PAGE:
Restaurant Reviews

Flagler Village's Brass Tap Breaks the Franchise Mold

In our modern age of food snobbery — one bombarded by foodie Instagrammers and Yelp Elites — it's becoming increasingly difficult to convince people that a franchise restaurant can offer good food for a good price. The men behind Flagler Village's Brass Tap Beer Bar are looking to change that.

"People, especially here in South Florida, have an almost allergic reaction to chain restaurants," says Brass Tap franchise owner Matthew Baum. "But I think that when people come into our place and feel the vibe and see the menu, they'll see we're not just another franchise."

The secret, ironically, seems to be to break out of the franchise's mold — to a certain extent.

"When people come into our place and feel the vibe and see the menu, they'll see we're not just another franchise."

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"I've always been a craft beer fan," says Baum. "I really liked [the Brass Tap] concept, but what ultimately attracted me was Brass Tap's willingness to let me do my own thing. I'm not one to follow rules, and they were very much open to letting us operate almost autonomously under the name Brass Tap with all the benefits that come along with being part of a franchise."

In 2013, when Baum opened his first restaurant in Pembroke Pines, he did something no one else had thought to do: He asked for permission to brew his own beer on premise. In 2015, Baum opened a second location in Naples and then acquired the Boynton Beach location — originally established in 2014 by another franchisee — a few months later.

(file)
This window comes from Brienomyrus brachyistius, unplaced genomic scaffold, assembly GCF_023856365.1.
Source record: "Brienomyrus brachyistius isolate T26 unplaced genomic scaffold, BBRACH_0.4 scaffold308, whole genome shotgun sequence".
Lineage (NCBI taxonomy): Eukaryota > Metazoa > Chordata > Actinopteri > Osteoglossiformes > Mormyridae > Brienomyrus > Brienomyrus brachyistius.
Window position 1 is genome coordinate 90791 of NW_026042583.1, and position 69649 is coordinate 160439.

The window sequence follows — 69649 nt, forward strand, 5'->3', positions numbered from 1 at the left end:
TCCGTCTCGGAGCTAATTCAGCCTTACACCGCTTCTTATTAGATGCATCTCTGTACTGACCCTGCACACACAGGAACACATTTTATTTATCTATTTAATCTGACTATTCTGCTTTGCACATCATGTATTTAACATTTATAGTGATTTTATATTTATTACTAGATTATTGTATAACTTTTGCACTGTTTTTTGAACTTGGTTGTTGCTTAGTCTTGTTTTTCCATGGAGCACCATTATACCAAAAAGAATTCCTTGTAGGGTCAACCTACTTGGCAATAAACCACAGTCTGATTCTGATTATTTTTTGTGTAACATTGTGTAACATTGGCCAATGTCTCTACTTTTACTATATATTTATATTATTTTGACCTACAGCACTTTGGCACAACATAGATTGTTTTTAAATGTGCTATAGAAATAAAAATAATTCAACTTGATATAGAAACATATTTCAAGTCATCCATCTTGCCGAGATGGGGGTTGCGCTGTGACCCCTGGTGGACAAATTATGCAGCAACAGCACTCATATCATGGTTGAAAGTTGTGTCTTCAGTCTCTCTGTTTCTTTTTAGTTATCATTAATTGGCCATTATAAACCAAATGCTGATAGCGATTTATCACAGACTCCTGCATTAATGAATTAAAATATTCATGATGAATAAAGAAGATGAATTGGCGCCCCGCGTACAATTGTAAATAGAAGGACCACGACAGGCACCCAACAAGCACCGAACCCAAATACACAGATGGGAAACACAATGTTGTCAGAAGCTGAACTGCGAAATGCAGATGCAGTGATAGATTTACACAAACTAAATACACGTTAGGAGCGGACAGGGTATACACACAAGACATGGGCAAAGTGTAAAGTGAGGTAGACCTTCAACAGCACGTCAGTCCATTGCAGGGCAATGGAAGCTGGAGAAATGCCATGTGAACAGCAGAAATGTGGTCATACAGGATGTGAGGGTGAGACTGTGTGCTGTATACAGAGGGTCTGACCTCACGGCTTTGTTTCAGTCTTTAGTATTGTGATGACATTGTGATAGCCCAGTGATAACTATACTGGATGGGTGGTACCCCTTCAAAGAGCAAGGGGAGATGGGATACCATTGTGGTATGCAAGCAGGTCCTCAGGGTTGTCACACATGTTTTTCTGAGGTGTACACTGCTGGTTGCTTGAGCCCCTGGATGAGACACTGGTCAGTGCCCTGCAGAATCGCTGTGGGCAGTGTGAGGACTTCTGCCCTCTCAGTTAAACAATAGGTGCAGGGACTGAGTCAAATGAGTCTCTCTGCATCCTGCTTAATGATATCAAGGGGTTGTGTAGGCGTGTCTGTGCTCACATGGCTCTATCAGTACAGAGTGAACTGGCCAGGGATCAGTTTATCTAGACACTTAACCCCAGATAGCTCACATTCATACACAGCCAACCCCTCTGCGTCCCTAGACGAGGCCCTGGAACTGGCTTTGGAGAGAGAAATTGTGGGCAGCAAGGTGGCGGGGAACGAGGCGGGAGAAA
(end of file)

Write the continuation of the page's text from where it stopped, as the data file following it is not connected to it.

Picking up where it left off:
For his latest spot in the heart of booming Flagler Village, he pushed even further. The idea was to introduce a new type of Brass Tap, one that not only offered an amazing selection of craft beer — much of it brewed onsite on the second floor in Flagler Village Brewery — but also a new menu of chef-inspired dishes.

To execute his plan, Baum brought on executive chef Jonathan Garr who, by the age of 24, already had "sous-chef" inscribed on his Soyka Miami chef's coat. From there, Garr went on to become the assistant banquet chef at Pier 66 and, most recently, executive sous-chef at Surfcomber in South Beach.

"It was a bit of a leap of faith to decide to go work with a franchise," admits Garr. "But, especially in this business, if you don't take risks and break some rules, you're not going to get anywhere."

Baum had a vision, and Garr was eager to bring it to life. Together, they traveled to Brass Tap's corporate headquarters in Tampa to see if they could not simply alter but upgrade the traditional Brass Tap franchise menu. Today, Flagler Village stands as the only franchise location out of 35 restaurants from California to New York to have both an in-house brewing facility and full-service kitchen manned by a dedicated executive chef.

That means an open flame grill to cook burgers, a sauté station to make sauces in-house, six gas burners for made-to-order dishes, and a full-service convection baking oven to bake breads onsite. It also affords Garr the creative freedom to construct specials and make regular menu changes, differences that mean at least 40 percent of the Flagler Village revenue comes from food compared to 25 percent at other locations.

"People come here to eat just as much as they do to drink beer," says Garr. "I take the same approach to my food as the brewer does to his beer. Everything I can do in house, I will."

That includes the Sunday biscuits for brunch, made from scratch and prepped every Friday. They sit overnight to set, and come Saturday they're rolled in brown butter and cinnamon. Sunday morning, after two days of tender loving care, they're cut and baked. They're better than anything you could make for yourself at home or get at McDonald's, and that, according to Garr, is the point of all that work.

The regular menu has some surprises too. Shareables include chicken wings, spicy tuna lettuce wraps, and Florida sweet corn fritters. Try the Super Salad, honey-citrus-dressed ribbons of kale mixed with quinoa, dried cranberries, sliced pecan, diced mango, sweet piquanté peppers, and crumbled feta cheese.